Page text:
6th Power Plan Energy Efficiency Two-Pager

(Jump to 2nd part "Northwest Energy Efficiency Achievements, 1980-2008")

Energy Efficiency in the Future: The Sixth Northwest Power Plan

Energy efficiency is at the heart of the Sixth Northwest Power Plan, which the Council adopted in February 2010. The plan, the sixth five-year revision of the regional plan first adopted by the Council in 1982, guides the Bonneville Power Administration.

According to the Plan, Northwest population will increase from about 13 million today to 16.7 million by 2030, and load (the ongoing power requirement) will increase from about 21,000 average megawatts today to about 28,000 average megawatts by 2030, an increase of about 7,000 average megawatts overall.

Cost-effective energy efficiency could meet 85 percent of the new load over the next 20 years (about 5,900 of 7,000 average megawatts). This efficiency, combined with new renewable energy, could delay investments in new fossil-fuel power plants until future environmental legislation is clear and alternative low-carbon energy sources have matured in technology and cost.

The Plan includes five specific recommendations:

  1. Develop cost-effective energy efficiency aggressively — at least 1,200 average megawatts by 2015, and equal or slightly higher amounts every five years through 2030.
  2. Develop cost-effective renewable energy as required by state laws, particularly wind power, accounting for its variable output.
  3. Improve power-system operating procedures to integrate wind power and improve the efficiency and flexibility of the power system.
  4. Build new natural gas-fired power plants to meet local needs for on-demand energy and back-up power, and reduce reliance on existing coal-fired plants to help meet the power system’s share of carbon-reduction goals and policies.
  5. Investigate new technologies such as the “smart-grid,” new energy-efficiency and renewable energy sources, advanced nuclear power, and carbon sequestration.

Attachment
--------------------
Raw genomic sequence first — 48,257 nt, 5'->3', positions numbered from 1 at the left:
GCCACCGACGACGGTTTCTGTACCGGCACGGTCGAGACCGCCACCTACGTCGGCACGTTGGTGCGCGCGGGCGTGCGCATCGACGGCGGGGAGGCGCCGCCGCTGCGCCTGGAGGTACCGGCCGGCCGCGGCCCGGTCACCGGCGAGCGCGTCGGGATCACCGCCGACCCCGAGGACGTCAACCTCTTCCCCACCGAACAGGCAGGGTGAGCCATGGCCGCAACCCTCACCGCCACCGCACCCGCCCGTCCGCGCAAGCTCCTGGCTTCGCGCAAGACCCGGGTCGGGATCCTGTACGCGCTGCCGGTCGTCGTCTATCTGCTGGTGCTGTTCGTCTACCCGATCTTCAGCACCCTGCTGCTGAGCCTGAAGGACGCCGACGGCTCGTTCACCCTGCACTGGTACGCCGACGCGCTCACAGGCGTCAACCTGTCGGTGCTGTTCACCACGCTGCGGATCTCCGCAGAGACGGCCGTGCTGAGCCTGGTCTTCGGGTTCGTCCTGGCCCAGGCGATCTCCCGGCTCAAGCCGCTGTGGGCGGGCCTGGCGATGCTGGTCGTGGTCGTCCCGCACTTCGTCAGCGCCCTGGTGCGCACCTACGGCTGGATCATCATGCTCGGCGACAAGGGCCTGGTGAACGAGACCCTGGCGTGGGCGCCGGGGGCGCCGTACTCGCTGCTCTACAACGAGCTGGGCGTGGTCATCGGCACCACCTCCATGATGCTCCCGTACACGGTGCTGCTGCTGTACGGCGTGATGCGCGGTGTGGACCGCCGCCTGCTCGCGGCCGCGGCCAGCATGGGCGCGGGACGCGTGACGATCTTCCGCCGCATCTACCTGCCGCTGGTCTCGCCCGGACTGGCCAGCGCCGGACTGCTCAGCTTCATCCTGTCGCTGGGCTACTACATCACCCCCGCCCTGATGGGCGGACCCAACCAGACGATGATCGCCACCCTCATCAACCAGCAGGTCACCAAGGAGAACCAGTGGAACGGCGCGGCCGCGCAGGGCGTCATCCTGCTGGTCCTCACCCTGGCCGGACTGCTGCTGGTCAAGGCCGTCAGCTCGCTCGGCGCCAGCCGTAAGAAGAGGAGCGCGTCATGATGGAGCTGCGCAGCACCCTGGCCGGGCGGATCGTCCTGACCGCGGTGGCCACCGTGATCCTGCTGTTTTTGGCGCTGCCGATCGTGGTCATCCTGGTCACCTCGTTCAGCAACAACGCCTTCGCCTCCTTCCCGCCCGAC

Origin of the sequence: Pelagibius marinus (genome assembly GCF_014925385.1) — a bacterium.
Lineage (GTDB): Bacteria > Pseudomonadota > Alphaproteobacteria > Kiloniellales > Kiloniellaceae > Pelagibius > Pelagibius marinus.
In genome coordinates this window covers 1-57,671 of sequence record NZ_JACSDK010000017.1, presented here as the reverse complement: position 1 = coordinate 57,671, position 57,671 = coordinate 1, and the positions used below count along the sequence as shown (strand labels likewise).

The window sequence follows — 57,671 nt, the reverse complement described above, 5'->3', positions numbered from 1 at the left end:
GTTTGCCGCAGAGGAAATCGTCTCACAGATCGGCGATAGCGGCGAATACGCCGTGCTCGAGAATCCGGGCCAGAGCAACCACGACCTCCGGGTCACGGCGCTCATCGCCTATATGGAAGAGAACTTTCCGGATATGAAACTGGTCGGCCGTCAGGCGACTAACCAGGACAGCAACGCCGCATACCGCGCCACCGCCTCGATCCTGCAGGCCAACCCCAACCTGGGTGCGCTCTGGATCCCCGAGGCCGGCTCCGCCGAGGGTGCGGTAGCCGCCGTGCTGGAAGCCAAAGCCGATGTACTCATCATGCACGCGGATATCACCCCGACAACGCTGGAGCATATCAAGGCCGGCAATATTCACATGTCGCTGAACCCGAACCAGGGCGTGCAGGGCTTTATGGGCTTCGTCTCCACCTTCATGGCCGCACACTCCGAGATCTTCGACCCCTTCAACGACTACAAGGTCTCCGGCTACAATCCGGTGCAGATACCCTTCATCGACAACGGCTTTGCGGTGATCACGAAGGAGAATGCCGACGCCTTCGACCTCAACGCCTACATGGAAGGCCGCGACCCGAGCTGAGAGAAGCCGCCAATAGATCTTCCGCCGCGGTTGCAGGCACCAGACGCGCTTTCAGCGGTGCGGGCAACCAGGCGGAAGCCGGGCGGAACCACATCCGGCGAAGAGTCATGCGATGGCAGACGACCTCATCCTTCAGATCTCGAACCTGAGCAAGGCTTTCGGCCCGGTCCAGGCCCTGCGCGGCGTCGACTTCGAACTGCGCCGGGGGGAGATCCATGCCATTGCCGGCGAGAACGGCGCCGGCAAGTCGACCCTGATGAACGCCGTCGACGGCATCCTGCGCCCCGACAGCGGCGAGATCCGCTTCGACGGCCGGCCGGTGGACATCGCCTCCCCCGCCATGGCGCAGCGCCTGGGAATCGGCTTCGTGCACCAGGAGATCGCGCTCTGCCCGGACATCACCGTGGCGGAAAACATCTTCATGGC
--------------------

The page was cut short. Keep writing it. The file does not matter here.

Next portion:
Related links: Energy Efficiency talk

Northwest Energy Efficiency Achievements 1980-2008

How much energy efficiency has been achieved?

  • Through 2008 (the latest year for which we have data) regional savings were just shy of 4,000 average megawatts. Expressed as generated electricity, that is enough to power all of the state of Idaho and Western Montana all year, with enough left over to meet the needs of a city the size of Eugene.
  • In 2008, the region’ s electric utilities set an all-time record for acquiring energy efficiency - 235 average megawatts in one year (as generation, enough to power more than 14,200 Northwest homes for a year).
  • Since 1980, half of the growth in demand for electricity in the Northwest has been met with energy efficiency.
  • As a result of the conservation savings, we didn't have to build 8-10 new coal- or gas-fired generating plants. This means we emitted 15 million tons less carbon-dioxide in 2008 alone.
  • The average cost of these savings to utilities has been less than 2 cents per kilowatt-hour, which is less than the roughly 3 cents per kilowatt-hour the Bonneville Power Administration currently charges its electric-utility customers. Energy efficiency costs about 20 percent as much as wind power, which currently costs 8 to 12 cents per kilowatt-hour.
  • Because consumers didn’t have to buy 4,000 average megawatts of electricity in 2008, they paid $1.8 billion less for electricity — even after accounting for the cost of energy-efficiency programs in their electric rates.

Where is the energy efficiency, past and future?

  • Major sources have been home weatherization (insulation, windows), improved efficiency in commercial lighting, improved irrigation efficiency (fewer leaks, more efficient pumps, lower water pressure), industrial motors, and lighting (installation of compact fluorescent lights, particularly).
  • In the future large savings are expected to come from more efficient televisions, high-performance windows, more efficient clothes washers, water heaters, and industrial energy use. There also is a significant potential available from improving the efficiency of utility distribution systems with better voltage management, higher-efficiency transformers, and other utility-level improvements. There even are significant savings available from more-efficient dairy farm equipment.

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